The famous king died in 1213 BCE after a reign which spanned 66 years.
They then reversed the ageing process, turning back the clock almost half a century to reveal his face at the height of his powers.
The result is the first “scientific facial reconstruction” of the pharaoh based on a CT scan of his actual skull.
Caroline Wilkinson, director of the Face Lab at Liverpool John Moores, which rebuilt the pharaoh’s visage, outlined the complex scientific process.
She said: “We take the computer tomography (CT) model of the skull, which gives us the 3D shape of the skull that we can take into our computer system.
“Then we have a database of pre-modelled facial anatomy that we import and then alter to fit the skull.
Ramesses II as he would have looked at the time of his death and (right) as a younger man
Ramesses II: Cutting-edge techniques were used in the reconstruction
“So we’re basically building the face, from the surface of the skull to the surface of the face, through the muscle structure, and the fat layers, and then finally the skin layer.”
She continued: “We all have more or less the same muscles from the same origins with the same attachments.
“Because each of us has slightly different proportions and shape to our skull, you’ll get slightly different shapes and proportions for muscles, and that will directly influence the shape of a face.”
Reconstructing the face of a long-dead pharaoh is not without its challenges, however.
For example, the skull alone cannot reveal every aspect of a person’s appearance.
Ramesses II reigned for 66 years
Ramesses II would have been strikingly handsome, said Professor Saleem
Dr Wilkinson added: “The difficult bit I guess for us is what happens after the shape; so all of that information about skin colour, and blemishes, and wrinkles, and hair and eye colour.”
Referring to Professor Sahar Saleem of Cairo University, who created the 3D model of the skull, she said: “In this case, we got suggestion from Sahar and her team in relation to the most likely eye colour, hair colour and skin colour.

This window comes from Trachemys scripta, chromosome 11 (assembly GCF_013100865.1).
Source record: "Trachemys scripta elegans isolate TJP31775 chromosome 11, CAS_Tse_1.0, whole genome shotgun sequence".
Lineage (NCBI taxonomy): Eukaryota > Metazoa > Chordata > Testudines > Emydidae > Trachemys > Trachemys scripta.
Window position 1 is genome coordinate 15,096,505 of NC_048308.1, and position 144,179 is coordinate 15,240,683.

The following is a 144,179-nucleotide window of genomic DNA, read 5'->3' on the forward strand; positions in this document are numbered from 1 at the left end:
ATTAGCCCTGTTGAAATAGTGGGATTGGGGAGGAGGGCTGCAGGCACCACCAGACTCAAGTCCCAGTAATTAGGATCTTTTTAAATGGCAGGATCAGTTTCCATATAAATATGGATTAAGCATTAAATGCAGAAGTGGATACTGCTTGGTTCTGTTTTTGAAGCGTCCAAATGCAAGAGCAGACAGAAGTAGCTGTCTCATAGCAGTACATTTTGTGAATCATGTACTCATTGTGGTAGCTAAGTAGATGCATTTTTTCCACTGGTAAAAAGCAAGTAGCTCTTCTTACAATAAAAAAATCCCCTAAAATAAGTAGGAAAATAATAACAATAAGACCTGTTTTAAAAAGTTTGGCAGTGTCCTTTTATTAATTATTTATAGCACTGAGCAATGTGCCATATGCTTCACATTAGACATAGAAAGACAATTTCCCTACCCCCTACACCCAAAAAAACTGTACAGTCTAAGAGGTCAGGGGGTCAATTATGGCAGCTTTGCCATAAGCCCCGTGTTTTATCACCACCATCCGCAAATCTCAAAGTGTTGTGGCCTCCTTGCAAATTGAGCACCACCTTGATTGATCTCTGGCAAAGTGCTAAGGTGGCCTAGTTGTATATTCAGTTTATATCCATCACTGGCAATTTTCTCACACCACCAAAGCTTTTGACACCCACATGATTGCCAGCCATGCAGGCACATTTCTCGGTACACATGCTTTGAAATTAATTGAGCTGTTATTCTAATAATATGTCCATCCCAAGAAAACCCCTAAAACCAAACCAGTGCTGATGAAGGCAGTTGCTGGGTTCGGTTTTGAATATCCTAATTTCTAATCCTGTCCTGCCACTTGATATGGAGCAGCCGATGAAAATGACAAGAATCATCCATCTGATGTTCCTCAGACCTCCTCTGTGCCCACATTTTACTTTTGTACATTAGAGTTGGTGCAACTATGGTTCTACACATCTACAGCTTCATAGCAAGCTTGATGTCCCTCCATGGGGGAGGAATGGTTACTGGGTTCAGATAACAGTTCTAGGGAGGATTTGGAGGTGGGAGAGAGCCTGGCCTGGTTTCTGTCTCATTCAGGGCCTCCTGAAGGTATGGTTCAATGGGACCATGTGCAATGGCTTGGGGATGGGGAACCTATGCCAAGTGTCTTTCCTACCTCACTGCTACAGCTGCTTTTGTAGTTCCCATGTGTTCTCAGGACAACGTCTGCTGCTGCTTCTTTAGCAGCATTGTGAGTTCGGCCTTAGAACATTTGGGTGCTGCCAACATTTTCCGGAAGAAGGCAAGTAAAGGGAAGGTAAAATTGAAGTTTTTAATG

“We also got information about what was known about him in terms of written texts about him, and then we also have the preserved mummified soft tissues of his face to work with as well.”
The process has also been tested using living subjects, allowing a reconstruction based on CT scan data to be compared with the real thing.
Dr Wilkinson added: “So we know that about 70 percent of the surface of a facial reconstruction has less than 2mm of error, in terms of the shape.
“So we’re pretty good; we’re pretty confident at predicting shape from skeletal detail.”
Ramesses II: Liverpool John Moores University collaborated with colleagues from Cairo
Prof Saleem said the outcome revealed a “very handsome” ruler.
She said: “My imagination of the face of Ramesses II was influenced by his mummy’s face.
“However, the facial reconstruction helped to put a living face on the mummy.
“I find the reconstructed face is a very handsome Egyptian person with facial features characteristic of Ramesses II – the pronounced nose, and strong jaw.”
She continued: “Putting a face on the king’s mummy will humanise him and create a bond, as well as restore his legacy.
Ramesses II lived 3,200 years ago
“King Ramesses II was a great warrior who ruled Egypt for 66 years and initiated the world’s first treaty.
“Putting a face on the mummy of Ramesses II in his old age, and a younger version, reminds the world of his legendary status.
“This is the only scientific facial reconstruction of Ramesses II based on the CT scan of his actual mummy.
“Previous attempts were non-scientific and mostly artistic based on his mummy’s face.”
The project is the second of its kind overseen by Sahar recently, after a scientific reconstruction of Tutankhamun’s face completed by royal sculptor, Christian Corbet.
The reconstruction debuted in a French documentary, L’Egypte, une passion française, aired by the France 3 channel.